Shropshire Hills

Caer Caradoc

1. 12. 2023

Peter Schrammel


almost cloudless, -8°C, thick frost on the northwestern faces


*****: One of the finest panoramic ridge walks in England


Longnor, 118m - Lawley parking, 172m - The Lawley, 375m - Comley, 182m - Caer Caradoc, 459m - Hope Bowdler Hill, 428m - Hazler, 261m - Ragleth Hill, 398m - Little Stretton, 190m

Elevation gain





5h (2/3 + 1/2 + 1/3 + 3/4 + 1 + 1/2 + 3/4 + 2/3)


E: quite long


0: sometimes very steep and slippery


<2: caution near summit rocks

Visitor frequency 

c: lots of walkers around the Lawley and Caer Caradoc, much quieter around Hope Bowdler Hill and Ragleth Hill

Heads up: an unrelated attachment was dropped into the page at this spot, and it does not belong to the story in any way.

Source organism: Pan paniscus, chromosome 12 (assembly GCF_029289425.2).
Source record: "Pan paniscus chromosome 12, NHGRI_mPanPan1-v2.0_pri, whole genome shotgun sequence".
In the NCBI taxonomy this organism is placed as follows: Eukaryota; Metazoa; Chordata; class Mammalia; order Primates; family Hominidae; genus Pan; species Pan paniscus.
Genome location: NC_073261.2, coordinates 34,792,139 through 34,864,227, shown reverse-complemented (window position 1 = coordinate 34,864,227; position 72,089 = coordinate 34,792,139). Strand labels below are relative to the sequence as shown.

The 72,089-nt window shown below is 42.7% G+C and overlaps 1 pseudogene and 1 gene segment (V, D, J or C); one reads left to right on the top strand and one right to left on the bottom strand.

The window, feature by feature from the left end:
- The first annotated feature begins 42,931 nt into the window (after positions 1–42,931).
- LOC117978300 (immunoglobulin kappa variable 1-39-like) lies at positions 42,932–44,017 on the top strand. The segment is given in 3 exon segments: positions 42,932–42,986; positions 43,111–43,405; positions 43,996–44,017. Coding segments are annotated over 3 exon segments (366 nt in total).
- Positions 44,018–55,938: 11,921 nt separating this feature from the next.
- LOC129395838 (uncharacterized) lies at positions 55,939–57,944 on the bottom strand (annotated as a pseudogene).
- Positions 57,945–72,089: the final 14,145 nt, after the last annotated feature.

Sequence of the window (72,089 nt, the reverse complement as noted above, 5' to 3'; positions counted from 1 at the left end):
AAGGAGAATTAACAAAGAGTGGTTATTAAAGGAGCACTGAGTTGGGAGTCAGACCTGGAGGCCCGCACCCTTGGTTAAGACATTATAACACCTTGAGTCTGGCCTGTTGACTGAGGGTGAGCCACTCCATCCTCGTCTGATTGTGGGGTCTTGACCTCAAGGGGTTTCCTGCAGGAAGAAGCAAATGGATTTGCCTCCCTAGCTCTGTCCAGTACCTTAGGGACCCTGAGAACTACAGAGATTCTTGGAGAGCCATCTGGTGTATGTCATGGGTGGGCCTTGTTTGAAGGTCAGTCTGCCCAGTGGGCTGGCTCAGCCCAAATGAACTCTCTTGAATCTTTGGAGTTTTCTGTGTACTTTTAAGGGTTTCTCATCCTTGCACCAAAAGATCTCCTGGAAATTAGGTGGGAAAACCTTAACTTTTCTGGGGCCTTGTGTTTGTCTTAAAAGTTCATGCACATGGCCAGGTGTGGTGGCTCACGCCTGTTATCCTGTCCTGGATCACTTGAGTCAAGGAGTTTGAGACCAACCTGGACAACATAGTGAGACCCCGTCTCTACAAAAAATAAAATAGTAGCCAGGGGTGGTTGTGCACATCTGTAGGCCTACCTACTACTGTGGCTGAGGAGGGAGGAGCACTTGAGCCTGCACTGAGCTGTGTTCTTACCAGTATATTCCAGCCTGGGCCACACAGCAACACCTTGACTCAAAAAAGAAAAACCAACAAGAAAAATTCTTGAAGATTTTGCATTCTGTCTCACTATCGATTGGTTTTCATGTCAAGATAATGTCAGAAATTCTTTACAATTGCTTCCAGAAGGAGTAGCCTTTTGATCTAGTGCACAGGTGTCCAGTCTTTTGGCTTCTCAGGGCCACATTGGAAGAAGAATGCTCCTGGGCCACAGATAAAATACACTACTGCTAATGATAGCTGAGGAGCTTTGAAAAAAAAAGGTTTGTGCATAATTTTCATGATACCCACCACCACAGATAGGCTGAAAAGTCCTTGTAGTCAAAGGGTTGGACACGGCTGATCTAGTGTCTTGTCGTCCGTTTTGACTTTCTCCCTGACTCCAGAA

I took a long weekend to do some late season hiking. I travelled to Shrewsbury on the previous day and then took the bus to Longnor in the morning. The plan was to traverse most of the hill chain down to Little Stretton where I would stay overnight. The night has been cloudless and it was very cold when I left Longnor at dawn. The sheep were standing like frozen in the pastures covered with thick frost. The prominent peak of Caer Caradoc appeared like a volcano dyed in pink and orange emerging from the flat fields. I walked fast to reach my operating temperature and arrived at the Lawley parking after 8.30am. There are peeled off several layers and started climbing the broad ridge that soon rises above the tree line. I encountered a couple of dog walkers. On the first bump of the ridge I had to put on my jacket again as it was a bit too windy. The beautiful ridge to the Lawley looked much, much longer than it actually was. After a few minutes I had passed another bump with a cell phone tower and another few minutes later I was on the summit. The panorama is marvellous from the Wrekin over the Wenlock Edge and Caer Caradoc to the valley of Church Stretton and Long Mynd. Whereas the northwestern side of the ridge was covered in frost, it had already melted on the southeastern facing slopes. A steep descent led down to cold Comley that hadn‘t seen a sun ray yet. Paying too little attention at the now again frozen ground, I slipped and fell on the icy road. Crossing a field with an amazingly old oak tree, I reached the foot of Caer Caradoc. I removed my jacket again for the steep climb to green Little Caradoc. The strong winds forced me to put it back on again when I crossed the saddle towards white Caer Caradoc. Two hikers with a dog were already approaching the last steep climb. At 11am I had reached the summit that is decorated by several rocks and ditches that are relicts of an iron age fort. The view was now even more impressive than from the Lawley. I took pictures all round before taking shelter in the ditch behind a big rock to eat my lunch. A hiker‘s dog was magically attracted by my lunchbox and was quite disgruntled that I didn‘t give in to its begging. Finally, its master arrived on the summit too and lured it away. Towards noon I continued the hike. First I had to walk around the lumpy, volcanic rocks that decorate the southestern edge of the mountain in order to reach the path that leads down via a pasture with plenty of sheep to a road and then further down into a little valley. There I had to cross a brook via a little bridge. However, to get there I had to cross deep mud. Fortunately, the mud was frozen – unfortunately, only superficially and didn‘t always bear my weight. I then had to clean my shoes on frost-covered hassocks before climbing up the steep path to the Battle Stones. This curious rocks had already caught my eye from Caer Caradoc opposite. The following section of the path over the extensive broad fern-covered Hope Bowdler Hill looked less interesting. Again I overestimated the distances and after a few minutes I had reached its southwestern summit looking down to Church Stretton. Yet another impressive rock, Gaer Stone, sits on the continuation of the ridge. I didn‘t attempt to climb it in the current, icy conditions. The pyramid looks even mightier from Hazler. I took the path that leads around the western slopes of Hazler Hill. Passing by pig heads sculpted into a box hedge I reached the northeastern view point of Ragleth Hill after a short steep section. Clouds arriving from the west heralded the bad weather that was forecast for the next day. I didn‘t stop for a long time and continued over the broad ridge to its southwestern point marked by a pole and overlooking Little Stretton, my destination for the day. The step descent was incredibly slippery despite the eroded steps that formed the path. After 2.30m I had reached the A49 and crossed over an old stone bridge into the village. Since I could only check in my accommodation from 4pm, I had time to peek into the cute timber frame church and have coffee and cake in the nearby pub.

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